Liquid handling workstations are commonly used in drug development, and look like small CNC machines with droppers on the ends which can dispense liquid into any container in a grid array. They are also extraordinarily expensive, as is most specialty medical research equipment. This liquid handling workstation doesn’t create novel drugs, though, it creates art, and performs similar functions to its professional counterparts at a much lower cost in exchange for a lot of calibration and math.
The art is created by pumping a small amount of CMYK-colored liquids into a 24×16 grid, with each space in the grid able to hold a small amount of the colored liquid. The result looks similar to a Lite-Brite using liquids instead of small pieces of plastic. The creator [Zach Frew] created the robot essentially from scratch using an array of 3D printers, waterjets, and CNC machines. He was able to use less expensive parts, compared to medical-grade equipment, by using servo-controlled valves and peristaltic pumps, but makes up for their inaccuracies with some detailed math and calibration.
The results of the project are striking, especially when considering that a lot of hurdles needed to be cleared to get this kind of quality, including some physical limitations on the way that the liquids behave in the first place. It’s worth checking out not just for the art but for the amount of detail involved as well. And, for those still looking to scratch the 90s nostalgia itch, there are plenty of other projects using the Lite Brite as inspiration.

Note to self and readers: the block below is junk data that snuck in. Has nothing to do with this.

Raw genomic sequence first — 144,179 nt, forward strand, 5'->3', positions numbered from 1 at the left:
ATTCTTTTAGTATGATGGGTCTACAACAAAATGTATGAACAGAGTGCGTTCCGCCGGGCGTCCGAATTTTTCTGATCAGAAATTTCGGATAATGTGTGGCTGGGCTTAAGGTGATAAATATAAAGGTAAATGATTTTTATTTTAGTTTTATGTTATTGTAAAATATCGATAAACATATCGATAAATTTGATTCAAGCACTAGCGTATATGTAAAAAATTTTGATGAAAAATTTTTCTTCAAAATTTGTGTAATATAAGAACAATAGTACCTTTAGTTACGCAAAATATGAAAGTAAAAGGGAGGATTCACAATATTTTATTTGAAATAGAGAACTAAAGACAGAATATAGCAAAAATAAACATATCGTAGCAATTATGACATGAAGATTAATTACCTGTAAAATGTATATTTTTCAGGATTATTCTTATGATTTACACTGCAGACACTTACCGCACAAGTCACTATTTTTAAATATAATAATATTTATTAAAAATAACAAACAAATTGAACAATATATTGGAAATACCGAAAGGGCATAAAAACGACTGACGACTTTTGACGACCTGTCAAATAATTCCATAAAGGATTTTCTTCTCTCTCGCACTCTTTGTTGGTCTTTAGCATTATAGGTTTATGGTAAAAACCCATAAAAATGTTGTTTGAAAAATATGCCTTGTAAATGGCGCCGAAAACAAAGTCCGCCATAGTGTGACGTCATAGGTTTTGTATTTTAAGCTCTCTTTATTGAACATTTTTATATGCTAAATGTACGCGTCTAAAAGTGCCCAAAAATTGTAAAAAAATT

Thanks to [Thane Hunt] for the tip!
Liquid cooling is a popular way to get a bit of extra performance out of your computer. Usually this is done in desktops, where a special heat sink with copper tubing is glued to the CPU, and the copper tubes are plumbed to a radiator. If you want dive deeper into the world of liquid cooling, you can alternatively submerge your entire computer in a bath of mineral oil like [Timm] has done.
The computer in question here is a Raspberry Pi, and it’s being housed in a purpose-built laser cut acrylic case full of mineral oil. As a SoC, it’s easier to submerge the entire computer than it is to get a tiny liquid-cooled heat sink for the processor. While we’ve seen other builds like this before, [Timm] has taken a different approach to accessing the GPIO, USB, and other connectors through the oil bath. The ports are desoldered from the board and a purpose-built header is soldered on. From there, the wires can be routed out of the liquid and sealed off.
One other detail used here that we haven’t seen in builds like this before was the practice of “rounding” the flat ribbon cable typically used for GPIO. Back in the days of IDE cables, it was common to cut the individual wires apart and re-bundle them into a cylindrical shape. Now that SATA is more popular this practice has been largely forgotten, but in this build [Timm] uses it to improve the mineral oil circulation and make the build easier to manage.
Continue reading “Extreme Pi Overclocking With Mineral Oil”
[TheBackyardScientist] at it again with another super villain-esque demonstration of gadgetry: a liquid metal squirt gun.
The squirt gun has a compressed air tank like most others — more on that later — but to fire its primary ammunition, a nozzle that connects directly to an air compressor is needed. Again, like most guns of this nature, air is forced into the gun’s reservoir, displacing the pewter and expelling it out the gun’s barrel. Yes, pewter.
Working around the heat tolerances of thread seal tape, pewter has a low enough melting point that an airtight system is preserved — plus it’s really cool to fire a stream of liquid metal. The ammunition is made from pewter ware melted down and cast into pucks. These pucks are stacked into the gun’s magazine, melted with a propane torch and carefully loaded into the gun.